I have been wondering when Yinka Adegoke, a Nigerian Journalist employed by Billboard in an editorial capacity, would put his pen to paper, in his capacity, to begin hitting that nail on the head when it comes to the digital revolution taking place in Africa’s music industry, particularly Sub-saharan Africa.
Adegoke sits on the board of Obi Asika and Ngozi Odita led Social Media Week Lagos. He appears to be well versed on the issues concerning the music industry state side and presumably on the continent as well. At some point, Billboard was talking about launching an African Billboard Magazine but I am unsure what became of that.
In any event, it is good to see Adegoke finally synthesize all the information out of the continent regarding the continent’s digital revolution, and now write about this phenomenon that can and should change how the world sees Africa. The hope is that this time, there is truly a meeting of the minds and Africa’s music executives, artists et al. can truly broker deals that do not leave them with the short end of the stick. Needless to say, it is going to also require Africa’s own legal minds, among others, to be a part of ensuring a new reality for the African artist.
Check out excerpts from Adegoke’s piece for Billboard. He uses the ‘Eminado’ video by Tiwa Savage ft. Don Jazzy which is currently entangled in a copyright infringement brouhaha as part of his illustration. He probably should have skipped using that video.
“If you were to take the latest global recorded music data from the International Federation of Phonographic Industries (IFPI), published last week, you could be forgiven for thinking that there isn’t a whole lot going on with digital music in Africa.
It’s understandable why the highly regarded report is still conservative towards the continent; the data on the various African markets is sparse, especially when South Africa is removed from the discussion. But, in a sure sign that the music business doesn’t want perception manipulated by a lack of good data, the IFPI broke out two pages in its annual report to give an overview of how the region and some of its key markets are developing.
South Africa, the largest formal music market on the continent, saw digital music grow by 107% in 2013, representing 14% of the total market. The overall formal market was valued at $63 million by IFPI.
IFPI doesn’t provide numbers just yet for the continent’s potentially larger markets like Nigeria (with a population three times that of South Africa) or other creative hotbeds like Ghana, Kenya (estimated to be worth around $50 million) and Angola, among others, but there’s every indication in IFPI’s 2014 report that Africa, which it acknowledges as having had a “huge influence” on global music culture, is about to turn the corner with digital distribution.
The key platform is — similar to the developing story of India and China — the mobile phone. While smartphone penetration is low today in Africa, it is expected to skyrocket with the increasing availability of affordable Android phones from makers like Samsung, who operate on all price tiers of the global market. Nokia and BlackBerry also remain important players in some of these markets.
Mobile broadband grew rapidly, from 2% penetration in 2010 to 11% in 2013, and continues to accelerate, according to ITU.
At last month’s Billboard/Beats FM Music Day at Social Media Week Lagos, Roc Nation’s director of mobile strategies Briant Briggs was as excited as most people about the market’s potential.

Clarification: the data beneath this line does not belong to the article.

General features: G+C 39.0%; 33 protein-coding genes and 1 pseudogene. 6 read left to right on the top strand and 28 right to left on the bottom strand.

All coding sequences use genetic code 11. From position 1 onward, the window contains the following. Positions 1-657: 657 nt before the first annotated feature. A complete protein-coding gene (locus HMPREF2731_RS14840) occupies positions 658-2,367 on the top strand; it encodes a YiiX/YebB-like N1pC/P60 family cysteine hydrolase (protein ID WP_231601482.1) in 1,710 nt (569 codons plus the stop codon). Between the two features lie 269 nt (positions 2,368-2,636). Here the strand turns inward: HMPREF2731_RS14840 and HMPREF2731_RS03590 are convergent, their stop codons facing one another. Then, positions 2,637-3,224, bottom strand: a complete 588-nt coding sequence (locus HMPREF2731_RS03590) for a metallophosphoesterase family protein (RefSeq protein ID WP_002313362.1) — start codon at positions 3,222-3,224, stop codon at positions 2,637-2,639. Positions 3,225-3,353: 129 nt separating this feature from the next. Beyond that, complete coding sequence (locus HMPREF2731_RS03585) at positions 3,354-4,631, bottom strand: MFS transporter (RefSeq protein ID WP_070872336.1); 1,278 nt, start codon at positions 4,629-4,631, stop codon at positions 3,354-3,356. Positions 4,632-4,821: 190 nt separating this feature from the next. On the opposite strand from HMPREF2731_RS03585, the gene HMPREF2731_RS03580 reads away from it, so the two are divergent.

“I think there is huge potential in the African Market, with the price of smart phones dropping and penetration rising over the next 18 months,” said Briggs, who is leading a more comprehensive rollout of Roc Nation’s operations across the continent. “As smartphone use rises, there will be more consumption of content, including music.”
The fascinating thing is that on the ground in major cities like Lagos, Accra and Nairobi, there’s been a creative renaissance with music and film over the last decade.
“The industry here went from not being able to play Nigerian music to pretty much playing nothing else,” said DJ Jimmy Jatt, a veteran DJ who was one of those responsible for championing the new sounds of young Lagos.
These developments are at least partly due to the Internet, enabling the teeming youth in many of these cities to share their work more easily than at any time since the collapse of the European-owned major label infrastructure in the 70s and 80s.
The new music of the last decade in cities like Lagos and Accra has evolved into a sound called Afrobeats, a EDM-friendly blend of hip-hop, R&B and various African beats with stars like Wizkid, Olamide, Sarkodie and Tiwa Savage. The music has been distributed for the most part by a mix of bootleg CDs and mobile phone sharing, as well as YouTube and other online services. Ringtones and ringback tones still dominate the formal mobile revenue streams — there is an estimate floating around that Nigerian ringtone market alone was worth $240 million last year. But the local labels often complain of being gouged by the network carriers, who take a cut of revenue up to 80%.
Most artists earn their living from live performances, increasingly the case in the West.
However, the success of these acts internationally — particularly with live shows and digital music — has meant local labels have had to look at building a more formal distribution and royalty payment system particularly as digital partners like Spotify, YouTube and others try to offer more African music to the diaspora. . .” Billboard has the full story.
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- AML 147: Meet Temi Adeniji, MD Warner Music South Africa & SVP, Strategy, Sub-Saharan Africa
- AML 146: Women in “Afrobeats” Music – Eva Alordiah, Weird MC, Joy Tongo
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